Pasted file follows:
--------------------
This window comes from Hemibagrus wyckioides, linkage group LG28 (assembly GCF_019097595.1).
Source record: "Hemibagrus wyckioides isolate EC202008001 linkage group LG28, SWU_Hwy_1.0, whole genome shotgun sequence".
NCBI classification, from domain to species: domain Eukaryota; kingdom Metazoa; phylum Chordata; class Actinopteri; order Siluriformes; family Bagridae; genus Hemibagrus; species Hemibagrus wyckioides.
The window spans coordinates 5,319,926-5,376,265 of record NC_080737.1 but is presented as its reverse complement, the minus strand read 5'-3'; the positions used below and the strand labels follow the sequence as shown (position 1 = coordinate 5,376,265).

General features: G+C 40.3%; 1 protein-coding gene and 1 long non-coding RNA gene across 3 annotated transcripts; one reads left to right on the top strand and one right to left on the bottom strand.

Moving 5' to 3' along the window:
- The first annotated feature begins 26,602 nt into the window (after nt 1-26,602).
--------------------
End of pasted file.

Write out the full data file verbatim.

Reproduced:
This window comes from Hemibagrus wyckioides, linkage group LG28 (assembly GCF_019097595.1).
Source record: "Hemibagrus wyckioides isolate EC202008001 linkage group LG28, SWU_Hwy_1.0, whole genome shotgun sequence".
NCBI classification, from domain to species: domain Eukaryota; kingdom Metazoa; phylum Chordata; class Actinopteri; order Siluriformes; family Bagridae; genus Hemibagrus; species Hemibagrus wyckioides.
The window spans coordinates 5,319,926-5,376,265 of record NC_080737.1 but is presented as its reverse complement, the minus strand read 5'-3'; the positions used below and the strand labels follow the sequence as shown (position 1 = coordinate 5,376,265).

General features: G+C 40.3%; 1 protein-coding gene and 1 long non-coding RNA gene across 3 annotated transcripts; one reads left to right on the top strand and one right to left on the bottom strand.

Moving 5' to 3' along the window:
- The first annotated feature begins 26,602 nt into the window (after nt 1-26,602).